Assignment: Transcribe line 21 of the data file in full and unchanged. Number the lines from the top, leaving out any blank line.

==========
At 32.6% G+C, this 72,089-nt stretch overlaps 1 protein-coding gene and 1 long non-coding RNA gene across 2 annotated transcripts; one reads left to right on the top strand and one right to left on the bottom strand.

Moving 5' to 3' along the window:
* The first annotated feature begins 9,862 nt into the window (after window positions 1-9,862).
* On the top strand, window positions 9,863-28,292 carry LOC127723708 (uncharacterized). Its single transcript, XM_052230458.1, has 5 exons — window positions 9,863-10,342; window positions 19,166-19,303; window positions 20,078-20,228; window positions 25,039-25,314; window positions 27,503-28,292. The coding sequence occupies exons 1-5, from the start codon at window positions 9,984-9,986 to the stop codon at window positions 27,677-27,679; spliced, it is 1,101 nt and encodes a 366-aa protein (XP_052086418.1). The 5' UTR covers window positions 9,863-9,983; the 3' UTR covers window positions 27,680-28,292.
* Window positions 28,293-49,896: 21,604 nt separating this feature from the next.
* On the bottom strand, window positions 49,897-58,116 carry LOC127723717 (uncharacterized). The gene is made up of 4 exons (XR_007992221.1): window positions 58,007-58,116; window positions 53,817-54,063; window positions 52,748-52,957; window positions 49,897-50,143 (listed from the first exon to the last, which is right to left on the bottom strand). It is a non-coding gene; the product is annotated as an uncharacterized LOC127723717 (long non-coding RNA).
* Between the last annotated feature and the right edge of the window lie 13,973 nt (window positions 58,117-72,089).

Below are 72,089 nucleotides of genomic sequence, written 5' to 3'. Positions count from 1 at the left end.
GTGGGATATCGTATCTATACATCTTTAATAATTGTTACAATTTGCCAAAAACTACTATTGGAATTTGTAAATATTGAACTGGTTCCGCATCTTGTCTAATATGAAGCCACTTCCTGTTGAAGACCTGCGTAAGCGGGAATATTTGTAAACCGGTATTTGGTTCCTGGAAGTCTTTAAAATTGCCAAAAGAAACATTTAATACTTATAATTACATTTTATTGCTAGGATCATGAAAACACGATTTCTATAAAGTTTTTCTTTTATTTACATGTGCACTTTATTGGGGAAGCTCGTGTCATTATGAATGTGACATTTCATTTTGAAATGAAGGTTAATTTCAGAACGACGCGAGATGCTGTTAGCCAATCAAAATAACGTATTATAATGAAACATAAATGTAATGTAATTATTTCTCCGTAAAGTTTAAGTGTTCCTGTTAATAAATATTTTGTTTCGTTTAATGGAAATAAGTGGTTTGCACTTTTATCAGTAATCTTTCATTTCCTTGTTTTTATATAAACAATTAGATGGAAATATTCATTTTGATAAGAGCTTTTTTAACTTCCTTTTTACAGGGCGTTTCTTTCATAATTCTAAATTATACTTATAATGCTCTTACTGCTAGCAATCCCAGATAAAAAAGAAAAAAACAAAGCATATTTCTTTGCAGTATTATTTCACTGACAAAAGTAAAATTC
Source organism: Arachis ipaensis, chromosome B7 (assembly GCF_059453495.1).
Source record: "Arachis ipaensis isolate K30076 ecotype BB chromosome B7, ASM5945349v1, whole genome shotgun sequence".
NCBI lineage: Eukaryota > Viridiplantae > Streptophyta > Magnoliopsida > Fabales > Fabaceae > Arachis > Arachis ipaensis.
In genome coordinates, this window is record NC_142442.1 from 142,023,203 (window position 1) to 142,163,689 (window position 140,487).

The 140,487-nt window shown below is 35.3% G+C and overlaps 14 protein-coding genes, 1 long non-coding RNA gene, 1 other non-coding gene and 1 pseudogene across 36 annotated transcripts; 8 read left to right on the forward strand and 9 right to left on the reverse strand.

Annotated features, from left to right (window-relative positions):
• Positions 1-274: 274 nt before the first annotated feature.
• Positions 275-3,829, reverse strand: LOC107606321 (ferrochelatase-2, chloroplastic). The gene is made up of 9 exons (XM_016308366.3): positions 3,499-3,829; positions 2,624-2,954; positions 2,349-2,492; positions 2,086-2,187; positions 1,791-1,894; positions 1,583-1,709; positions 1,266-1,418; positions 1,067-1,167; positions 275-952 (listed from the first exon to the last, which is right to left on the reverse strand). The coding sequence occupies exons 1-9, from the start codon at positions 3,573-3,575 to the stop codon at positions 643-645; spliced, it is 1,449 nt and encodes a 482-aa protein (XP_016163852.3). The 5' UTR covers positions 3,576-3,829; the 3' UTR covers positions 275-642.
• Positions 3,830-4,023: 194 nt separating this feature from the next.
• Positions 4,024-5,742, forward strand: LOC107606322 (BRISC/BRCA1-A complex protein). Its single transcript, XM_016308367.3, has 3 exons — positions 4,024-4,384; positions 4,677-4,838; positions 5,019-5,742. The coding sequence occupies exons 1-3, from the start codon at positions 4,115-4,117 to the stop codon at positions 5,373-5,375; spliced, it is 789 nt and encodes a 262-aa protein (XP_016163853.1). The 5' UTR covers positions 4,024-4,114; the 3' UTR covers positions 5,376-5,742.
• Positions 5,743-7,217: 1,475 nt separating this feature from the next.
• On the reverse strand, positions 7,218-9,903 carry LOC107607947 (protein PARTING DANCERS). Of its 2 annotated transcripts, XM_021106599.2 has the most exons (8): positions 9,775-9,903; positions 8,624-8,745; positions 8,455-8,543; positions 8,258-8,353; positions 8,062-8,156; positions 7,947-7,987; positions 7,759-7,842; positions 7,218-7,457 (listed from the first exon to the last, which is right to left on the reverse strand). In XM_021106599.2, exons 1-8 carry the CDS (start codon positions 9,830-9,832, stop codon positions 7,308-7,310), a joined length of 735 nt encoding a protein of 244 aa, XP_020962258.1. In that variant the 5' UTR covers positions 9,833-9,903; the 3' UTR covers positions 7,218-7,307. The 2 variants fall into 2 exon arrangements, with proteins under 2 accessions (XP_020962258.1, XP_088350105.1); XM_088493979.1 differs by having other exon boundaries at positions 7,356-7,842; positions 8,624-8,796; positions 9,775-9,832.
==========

• On the reverse strand, positions 7,218-9,903 carry LOC107607947 (protein PARTING DANCERS). Of its 2 annotated transcripts, XM_021106599.2 has the most exons (8): positions 9,775-9,903; positions 8,624-8,745; positions 8,455-8,543; positions 8,258-8,353; positions 8,062-8,156; positions 7,947-7,987; positions 7,759-7,842; positions 7,218-7,457 (listed from the first exon to the last, which is right to left on the reverse strand). In XM_021106599.2, exons 1-8 carry the CDS (start codon positions 9,830-9,832, stop codon positions 7,308-7,310), a joined length of 735 nt encoding a protein of 244 aa, XP_020962258.1. In that variant the 5' UTR covers positions 9,833-9,903; the 3' UTR covers positions 7,218-7,307. The 2 variants fall into 2 exon arrangements, with proteins under 2 accessions (XP_020962258.1, XP_088350105.1); XM_088493979.1 differs by having other exon boundaries at positions 7,356-7,842; positions 8,624-8,796; positions 9,775-9,832.